625 adult survivors sued the Pittston Coal Company, seeking $32,000,000 in damages, but settled in June 1974 for $13,500,000. A second suit was filed by 348 child survivors, who sought $225,000,000, but settled for $4,800,000 in June 1974. The state of West Virginia also sued the company for $100,000,000 for disaster and relief damages, but Governor Arch A. Moore, Jr. settled for just $1,000,000 three days before leaving office in 1977.

Gerald M. Stern, an attorney with the law firm of Arnold and Porter wrote a book entitled The Buffalo Creek Disaster about his experiences in representing the victims of the flood. The book includes descriptions of his experiences dealing with the political and legal environment of West Virginia, where the influence of large coal mining corporations is significant. Sociologist Kai T. Erikson, son of Erik Erikson, wrote a study on the effects of the disaster on the Buffalo Creek community entitled Everything In Its Path. The book later went on to win the Sorokin Award, an accolade handed out by the American Sociological Association for "outstanding contribution to the progress of sociology."

I recall when this happened, but am surprised to find I had basically forgotten about this horror until I happened across this documentary. I am not sure why it did not stick as permanently as other disasterous events in that time. It sure should be common knowledge to anyone with a high school degree.


Monday, May 14, 2007

Phase Shift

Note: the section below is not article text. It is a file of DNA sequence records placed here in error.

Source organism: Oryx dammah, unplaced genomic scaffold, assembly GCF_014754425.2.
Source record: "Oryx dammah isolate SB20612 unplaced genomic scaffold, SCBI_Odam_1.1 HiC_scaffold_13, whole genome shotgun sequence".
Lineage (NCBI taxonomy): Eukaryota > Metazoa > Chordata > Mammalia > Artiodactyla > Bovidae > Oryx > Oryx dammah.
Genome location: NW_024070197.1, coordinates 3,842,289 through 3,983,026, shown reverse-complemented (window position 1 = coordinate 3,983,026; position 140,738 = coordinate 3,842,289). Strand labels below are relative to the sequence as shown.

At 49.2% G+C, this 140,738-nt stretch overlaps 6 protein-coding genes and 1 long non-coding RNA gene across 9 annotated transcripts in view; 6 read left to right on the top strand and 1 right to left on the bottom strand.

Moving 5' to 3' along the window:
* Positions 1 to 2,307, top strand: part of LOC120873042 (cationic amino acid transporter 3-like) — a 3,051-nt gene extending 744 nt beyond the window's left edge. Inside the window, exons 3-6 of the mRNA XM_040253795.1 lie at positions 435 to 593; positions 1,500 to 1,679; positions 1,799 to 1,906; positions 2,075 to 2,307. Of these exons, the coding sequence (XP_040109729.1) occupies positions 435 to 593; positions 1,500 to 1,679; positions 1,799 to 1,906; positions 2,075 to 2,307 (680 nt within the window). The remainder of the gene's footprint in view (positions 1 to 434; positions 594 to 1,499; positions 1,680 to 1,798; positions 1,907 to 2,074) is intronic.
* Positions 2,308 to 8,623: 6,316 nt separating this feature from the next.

There are several things I wish to talk about today, so I think I shall write a numbered list again so I can get them all out here on (electronic) paper:

1. I have decided that this Summer will be the Summer of "Achievement Without Stress". What I mean by this is that I shall pursue goals and activities in such a way that I can have fun, and enjoyment and contentment.

2. One way I shall accomplish this (item #1) is through a return to regular exercise. I have been rather slack on this score for roughly a year. It used to be typical for me to walk 5 miles every day. I think I shall strive for that effort again. I may even try to cajole my baby brother into participating in exercise as well (and perhaps nudge him to return to writing on his site as well).

3. I plan to become more proactive in my teaching so as to not procrastinate and leave things to the last minute. This should reduce stress.

4. I may attempt to adopt in a "hobby" sort of way, some sort of new manner of artistic expression. Perhaps is shall be photography, perhaps painting or drawing, perhaps something else. I am not sure yet.

5. I shall make a more concerted effort to stay atop of the chaos that my office and laboratory are prone to become. I can function so much more efficiently if I give myself 10-15 minutes a day for organizational duties in the two spaces, but the net gain in time saved is far, far greater.